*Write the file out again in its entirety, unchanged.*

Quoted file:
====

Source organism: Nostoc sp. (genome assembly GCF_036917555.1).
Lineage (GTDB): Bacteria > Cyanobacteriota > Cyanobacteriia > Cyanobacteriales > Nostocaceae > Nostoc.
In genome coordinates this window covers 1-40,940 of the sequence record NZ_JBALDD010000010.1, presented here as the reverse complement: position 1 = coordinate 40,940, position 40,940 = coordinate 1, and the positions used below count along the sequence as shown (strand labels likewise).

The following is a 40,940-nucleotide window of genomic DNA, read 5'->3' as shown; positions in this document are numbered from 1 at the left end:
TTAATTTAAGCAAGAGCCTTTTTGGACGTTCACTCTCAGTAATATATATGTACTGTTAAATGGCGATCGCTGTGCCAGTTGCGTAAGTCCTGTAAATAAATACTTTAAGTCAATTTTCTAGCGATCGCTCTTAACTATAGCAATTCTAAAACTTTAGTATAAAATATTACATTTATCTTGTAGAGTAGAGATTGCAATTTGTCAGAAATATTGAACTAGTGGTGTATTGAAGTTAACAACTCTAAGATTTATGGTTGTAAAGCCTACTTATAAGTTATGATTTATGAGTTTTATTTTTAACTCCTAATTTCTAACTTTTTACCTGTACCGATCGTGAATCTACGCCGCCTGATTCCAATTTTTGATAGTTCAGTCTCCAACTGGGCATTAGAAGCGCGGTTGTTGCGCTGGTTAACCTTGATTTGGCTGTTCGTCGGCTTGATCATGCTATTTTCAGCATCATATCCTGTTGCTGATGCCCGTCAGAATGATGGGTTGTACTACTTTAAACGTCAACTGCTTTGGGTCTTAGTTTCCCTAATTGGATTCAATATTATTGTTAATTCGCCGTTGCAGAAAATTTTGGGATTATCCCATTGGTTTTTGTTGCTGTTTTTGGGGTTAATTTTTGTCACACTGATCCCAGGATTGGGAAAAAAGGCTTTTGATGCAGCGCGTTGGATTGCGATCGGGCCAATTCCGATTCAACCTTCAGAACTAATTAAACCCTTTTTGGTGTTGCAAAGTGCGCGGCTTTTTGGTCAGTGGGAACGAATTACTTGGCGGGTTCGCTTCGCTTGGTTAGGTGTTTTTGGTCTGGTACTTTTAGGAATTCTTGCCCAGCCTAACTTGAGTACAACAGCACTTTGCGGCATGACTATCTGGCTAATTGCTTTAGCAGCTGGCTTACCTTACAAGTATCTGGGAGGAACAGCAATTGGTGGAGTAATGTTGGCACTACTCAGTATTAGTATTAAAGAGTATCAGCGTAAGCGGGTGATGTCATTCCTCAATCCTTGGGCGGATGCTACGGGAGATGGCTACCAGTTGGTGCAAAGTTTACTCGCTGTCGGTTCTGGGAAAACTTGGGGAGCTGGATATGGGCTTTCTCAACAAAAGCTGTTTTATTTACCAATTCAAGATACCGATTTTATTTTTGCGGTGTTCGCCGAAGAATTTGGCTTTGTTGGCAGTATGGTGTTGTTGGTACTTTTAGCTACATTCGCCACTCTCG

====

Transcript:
Source organism: Nostoc sp. (genome assembly GCF_036917555.1).
Lineage (GTDB): Bacteria > Cyanobacteriota > Cyanobacteriia > Cyanobacteriales > Nostocaceae > Nostoc.
In genome coordinates this window covers 1-40,940 of the sequence record NZ_JBALDD010000010.1, presented here as the reverse complement: position 1 = coordinate 40,940, position 40,940 = coordinate 1, and the positions used below count along the sequence as shown (strand labels likewise).

The following is a 40,940-nucleotide window of genomic DNA, read 5'->3' as shown; positions in this document are numbered from 1 at the left end:
TTAATTTAAGCAAGAGCCTTTTTGGACGTTCACTCTCAGTAATATATATGTACTGTTAAATGGCGATCGCTGTGCCAGTTGCGTAAGTCCTGTAAATAAATACTTTAAGTCAATTTTCTAGCGATCGCTCTTAACTATAGCAATTCTAAAACTTTAGTATAAAATATTACATTTATCTTGTAGAGTAGAGATTGCAATTTGTCAGAAATATTGAACTAGTGGTGTATTGAAGTTAACAACTCTAAGATTTATGGTTGTAAAGCCTACTTATAAGTTATGATTTATGAGTTTTATTTTTAACTCCTAATTTCTAACTTTTTACCTGTACCGATCGTGAATCTACGCCGCCTGATTCCAATTTTTGATAGTTCAGTCTCCAACTGGGCATTAGAAGCGCGGTTGTTGCGCTGGTTAACCTTGATTTGGCTGTTCGTCGGCTTGATCATGCTATTTTCAGCATCATATCCTGTTGCTGATGCCCGTCAGAATGATGGGTTGTACTACTTTAAACGTCAACTGCTTTGGGTCTTAGTTTCCCTAATTGGATTCAATATTATTGTTAATTCGCCGTTGCAGAAAATTTTGGGATTATCCCATTGGTTTTTGTTGCTGTTTTTGGGGTTAATTTTTGTCACACTGATCCCAGGATTGGGAAAAAAGGCTTTTGATGCAGCGCGTTGGATTGCGATCGGGCCAATTCCGATTCAACCTTCAGAACTAATTAAACCCTTTTTGGTGTTGCAAAGTGCGCGGCTTTTTGGTCAGTGGGAACGAATTACTTGGCGGGTTCGCTTCGCTTGGTTAGGTGTTTTTGGTCTGGTACTTTTAGGAATTCTTGCCCAGCCTAACTTGAGTACAACAGCACTTTGCGGCATGACTATCTGGCTAATTGCTTTAGCAGCTGGCTTACCTTACAAGTATCTGGGAGGAACAGCAATTGGTGGAGTAATGTTGGCACTACTCAGTATTAGTATTAAAGAGTATCAGCGTAAGCGGGTGATGTCATTCCTCAATCCTTGGGCGGATGCTACGGGAGATGGCTACCAGTTGGTGCAAAGTTTACTCGCTGTCGGTTCTGGGAAAACTTGGGGAGCTGGATATGGGCTTTCTCAACAAAAGCTGTTTTATTTACCAATTCAAGATACCGATTTTATTTTTGCGGTGTTCGCCGAAGAATTTGGCTTTGTTGGCAGTATGGTGTTGTTGGTACTTTTAGCTACATTCGCCACTCTCG